What a month your little corner of the Times has had. Condolences. Let’s move on to your June 13 column, in which you argue that the presidency of Donald Trump had not been irreparably damaging to the right until this year. With the chaos in your department, these notes may arrive too late to do much good, but here you go.
Have you recently bonked your head, causing you to forget the events of the past three years? That would be the best explanation for this passage:
In conversations with conservative friends about the Trump presidency these last three years, I often found myself thinking about Mother Bonaparte. Before Donald Trump’s election I made a lot of dire predictions about how his mix of demagogy and incompetence would interact with real world threats: I envisioned economic turmoil, foreign policy crises, sustained domestic unrest. Having lived through the failed end of the last Republican presidency, I assumed Trump’s administration would be a second, swifter failure, with dire consequences for both the country and the right.
In 2017, 2018, 2019, those predictions didn’t come to pass. Trump was bad in many ways, but the consequences weren’t what I anticipated. The economy surged; the world was relatively stable; the country was mad online but otherwise relatively calm. And as the Democrats shifted leftward and Trump delivered on his promised judicial appointments, many conservatives who had shared my apprehensions would tell me that, simply as a shield against the left, the president was doing enough to merit their support in 2020.
Can you establish proof for the claim that the United States under Trump, from 2017 to 2019, was “relatively calm”? Four of the 10 deadliest mass shootings in the history of the United States happened in that span. The government shuttered three times in 2018, with one of those occasions lasting 35 days, the longest shutdown in the country’s history, all because the president couldn’t get funding for his pointless border wall. How about when Hurricane Maria devastated Puerto Rico in 2017, and Trump’s horrendous response time caused more damage and loss of life? Didn’t the president pretend that the death toll was a fake number, and claim that the hurricane had resulted in 17 casualties instead of over 2,900? Surely that qualifies as an event disturbing the country’s tranquility.
As for the lack of foreign policy crises you allege, what would be the term to describe Trump’s Muslim ban, or his immigration policy that separated migrant families with no intention of reuniting them? Ross, when you saw children in cages, did you and your conservative friends (and your Catholic pals) see that as a minor storm that could be weathered? Was all that worth denying control to Democrats? When Trump vetoed a bill to end U.S. support for Saudi Arabia’s war against Yemen, did you reckon that as a peccadillo?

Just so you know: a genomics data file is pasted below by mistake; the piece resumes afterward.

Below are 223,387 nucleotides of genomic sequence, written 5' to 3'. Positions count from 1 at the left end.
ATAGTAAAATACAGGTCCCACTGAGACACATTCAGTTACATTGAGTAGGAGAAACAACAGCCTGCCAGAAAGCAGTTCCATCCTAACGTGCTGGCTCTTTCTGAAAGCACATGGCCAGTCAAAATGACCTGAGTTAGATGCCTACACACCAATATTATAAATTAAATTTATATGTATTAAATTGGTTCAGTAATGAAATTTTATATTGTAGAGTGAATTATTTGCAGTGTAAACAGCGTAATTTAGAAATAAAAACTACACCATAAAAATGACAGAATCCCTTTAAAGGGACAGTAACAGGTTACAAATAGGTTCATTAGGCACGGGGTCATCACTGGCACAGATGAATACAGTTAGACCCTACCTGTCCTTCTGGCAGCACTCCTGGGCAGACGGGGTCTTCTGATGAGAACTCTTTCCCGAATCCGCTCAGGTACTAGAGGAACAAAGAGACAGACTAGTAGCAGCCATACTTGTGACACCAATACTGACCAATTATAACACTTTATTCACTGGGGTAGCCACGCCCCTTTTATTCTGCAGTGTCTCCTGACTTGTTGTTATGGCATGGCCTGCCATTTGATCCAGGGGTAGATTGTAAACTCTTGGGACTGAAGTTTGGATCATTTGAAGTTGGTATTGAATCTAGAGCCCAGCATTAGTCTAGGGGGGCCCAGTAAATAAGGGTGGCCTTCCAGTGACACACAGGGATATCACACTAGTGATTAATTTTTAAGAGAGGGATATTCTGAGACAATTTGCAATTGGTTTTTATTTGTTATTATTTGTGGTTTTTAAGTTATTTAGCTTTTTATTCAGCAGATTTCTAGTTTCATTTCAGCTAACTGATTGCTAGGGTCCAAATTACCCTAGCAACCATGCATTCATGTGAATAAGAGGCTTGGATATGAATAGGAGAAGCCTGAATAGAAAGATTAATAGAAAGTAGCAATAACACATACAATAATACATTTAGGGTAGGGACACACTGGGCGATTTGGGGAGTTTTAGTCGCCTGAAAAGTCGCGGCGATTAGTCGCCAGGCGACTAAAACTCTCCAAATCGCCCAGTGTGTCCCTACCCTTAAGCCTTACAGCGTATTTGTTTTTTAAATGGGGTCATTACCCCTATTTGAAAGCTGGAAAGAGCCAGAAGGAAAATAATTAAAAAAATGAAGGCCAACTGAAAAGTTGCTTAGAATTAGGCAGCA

Once again, Ross, you seem to be blurring online and real life. The country may have been “mad online,” but the fury also existed outside of the internet. You might have missed all of it, from your orange-tinted universe. Certainly the combination of the coronavirus pandemic, the economy’s instability, and the nationwide unrest over extrajudicial police killings has exacerbated Trump’s inability to govern, but there have been hundreds of disasters since 2017 that effectively showed how repellent this man can be to the public, how damaging to the nation’s claim to respect—within its borders, and without—and how calamitous he has been to what passes for order in this sad old world. I’m not saying simply that all these crises have come to a head; you need to explain to our readers how the conservative base has been able to ignore them for more than three years, other than by admitting to complete moral bankruptcy. You’re a principled and religious man, so that should be child’s play for you.
Another brief point, regarding this section:
You can see the convergence of these spirits in the disaster at Lafayette Park, where an authoritarian instinct led to a chaotic and violent police intervention, a massive media freakout, blowback from the military — and left the president with an impious photo op and control of six blocks around the White House to show for it.
That last image, the president as a dictator of an island and impotent beyond it, seems like a foretaste of what would await conservatives if Trump somehow slipped through to a second term. Maybe he would get to replace another Supreme Court justice — maybe. (In a Democratic Senate, not.) But everything else the right needs would slip further out of reach.
This is a Möbius strip of illogic. If Trump, a Republican, “slipped through to a second term,” that would require a substantial number of votes from American conservatives, who would be casting those votes because they want Trump for a second term. Why would they be ashamed or deterred by any one image of him being petty, impotent, and cruel? Who is this warning for, besides yourself?
Finally, this is neither here nor there, but you strike me as exactly the type of person who would refer to someone using “Mother” as a title. Please stop doing that.